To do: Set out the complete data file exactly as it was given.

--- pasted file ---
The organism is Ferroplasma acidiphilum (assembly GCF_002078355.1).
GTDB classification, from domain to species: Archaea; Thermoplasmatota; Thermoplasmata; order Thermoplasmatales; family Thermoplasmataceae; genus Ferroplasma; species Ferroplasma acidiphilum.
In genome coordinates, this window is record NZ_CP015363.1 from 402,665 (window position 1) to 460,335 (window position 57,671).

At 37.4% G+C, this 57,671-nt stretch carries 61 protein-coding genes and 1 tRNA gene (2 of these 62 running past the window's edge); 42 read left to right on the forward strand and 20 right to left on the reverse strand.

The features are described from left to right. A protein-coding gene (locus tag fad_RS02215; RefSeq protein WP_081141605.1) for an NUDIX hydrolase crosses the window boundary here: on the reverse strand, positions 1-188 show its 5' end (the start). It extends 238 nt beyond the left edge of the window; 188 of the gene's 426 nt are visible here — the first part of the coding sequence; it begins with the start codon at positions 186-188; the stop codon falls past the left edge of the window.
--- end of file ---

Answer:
The organism is Ferroplasma acidiphilum (assembly GCF_002078355.1).
GTDB classification, from domain to species: Archaea; Thermoplasmatota; Thermoplasmata; order Thermoplasmatales; family Thermoplasmataceae; genus Ferroplasma; species Ferroplasma acidiphilum.
In genome coordinates, this window is record NZ_CP015363.1 from 402,665 (window position 1) to 460,335 (window position 57,671).

At 37.4% G+C, this 57,671-nt stretch carries 61 protein-coding genes and 1 tRNA gene (2 of these 62 running past the window's edge); 42 read left to right on the forward strand and 20 right to left on the reverse strand.

The features are described from left to right. A protein-coding gene (locus tag fad_RS02215; RefSeq protein WP_081141605.1) for an NUDIX hydrolase crosses the window boundary here: on the reverse strand, positions 1-188 show its 5' end (the start). It extends 238 nt beyond the left edge of the window; 188 of the gene's 426 nt are visible here — the first part of the coding sequence; it begins with the start codon at positions 186-188; the stop codon falls past the left edge of the window.